FishXing allows the user to define the tailwater elevation using one of three methods:
1. Constant Tailwater: Setting a tailwater elevation the remains constant as flows change
2. User Defined Tailwater Rating Curve: Inputting a rating table that relates tailwater elevation to flow.
3. Channel Cross Section: FishXing generates a tailwater rating curve based on an inputted channel cross section.
Channel Cross Section Method
The tailwater cross section method uses an inputted channel cross section to create a tailwater elevation verses flow rating table. The cross section should be located across the tailwater control below the culvert outlet. Also required is the overall channel (or water surface) slope through the cross-section and a Manning’s roughness coefficient for the channel. If the cross section contains areas of different roughness, you may vary the roughness coefficients across the section. When the cross section contains multiple roughnesses, a composite roughness is calculated.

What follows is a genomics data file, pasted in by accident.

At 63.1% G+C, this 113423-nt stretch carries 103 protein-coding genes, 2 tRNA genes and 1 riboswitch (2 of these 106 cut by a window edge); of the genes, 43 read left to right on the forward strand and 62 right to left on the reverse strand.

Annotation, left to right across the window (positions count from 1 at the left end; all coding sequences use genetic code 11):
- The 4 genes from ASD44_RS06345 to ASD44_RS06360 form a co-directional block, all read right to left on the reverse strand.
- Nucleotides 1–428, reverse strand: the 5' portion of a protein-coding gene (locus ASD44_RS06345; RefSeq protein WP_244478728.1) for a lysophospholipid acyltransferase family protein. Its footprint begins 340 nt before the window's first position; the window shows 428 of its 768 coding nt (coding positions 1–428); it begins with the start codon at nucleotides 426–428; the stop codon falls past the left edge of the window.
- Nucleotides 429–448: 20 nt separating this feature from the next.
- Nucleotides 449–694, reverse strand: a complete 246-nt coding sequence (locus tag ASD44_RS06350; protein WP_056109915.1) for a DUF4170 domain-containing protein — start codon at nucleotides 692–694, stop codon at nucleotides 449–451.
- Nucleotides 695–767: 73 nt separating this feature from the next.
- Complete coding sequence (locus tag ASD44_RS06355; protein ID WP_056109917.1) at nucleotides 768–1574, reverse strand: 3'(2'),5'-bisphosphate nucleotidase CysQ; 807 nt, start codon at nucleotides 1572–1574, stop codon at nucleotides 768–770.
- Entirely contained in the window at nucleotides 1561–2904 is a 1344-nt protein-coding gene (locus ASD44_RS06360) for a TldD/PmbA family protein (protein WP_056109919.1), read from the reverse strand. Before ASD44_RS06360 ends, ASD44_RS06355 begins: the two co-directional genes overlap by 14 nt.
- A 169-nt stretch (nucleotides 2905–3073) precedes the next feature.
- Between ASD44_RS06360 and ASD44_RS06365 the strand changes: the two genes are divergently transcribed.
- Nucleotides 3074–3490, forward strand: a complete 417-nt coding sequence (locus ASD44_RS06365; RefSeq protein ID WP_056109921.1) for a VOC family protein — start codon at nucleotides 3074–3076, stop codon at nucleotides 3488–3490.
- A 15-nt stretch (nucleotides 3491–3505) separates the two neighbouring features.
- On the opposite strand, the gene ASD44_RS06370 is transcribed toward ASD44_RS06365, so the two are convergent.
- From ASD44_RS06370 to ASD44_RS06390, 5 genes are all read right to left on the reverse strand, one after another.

FishXing calculates the tailwater elevation - flow relationship for the cross section assuming uniform flow, and using Manning’s Equation. Calculations begin with the tailwater set at the lowest elevation in the cross section and a corresponding flow equal to zero. Flow through the tailwater cross section is then calculated at regular intervals in tailwater elevation. Calculations end once the water surface encounters one of the cross section ends (whichever side is lower).
Interpolation and Extrapolation of Rating Curves
FishXing requires a tailwater elevation for every flow rate that it calculates. For both the User Defined Tailwater Rating Curve Method and the Channel Cross Section Method (which builds a rating curve) FishXing interpolates or extrapolates tailwater elevations associated with different flows. If the flow is between two calculated flows within the rating curve, FishXing uses linear interpolation to determine the corresponding tailwater elevation. If the flow is beyond the highest flow in the rating curve, FishXing uses linear extrapolation based on the last two points within the rating curve.
Since extrapolating beyond the curve can result in substantial error, it is always best to either (depending on the Tailwater Method selected):
1. Input a rating curve that includes the entire range of flows you plan to model (User Defined Tailwater Rating Curve Method)
2. Enter a channel cross section that will contain all of the flows you plan to model (Channel Cross Section Method)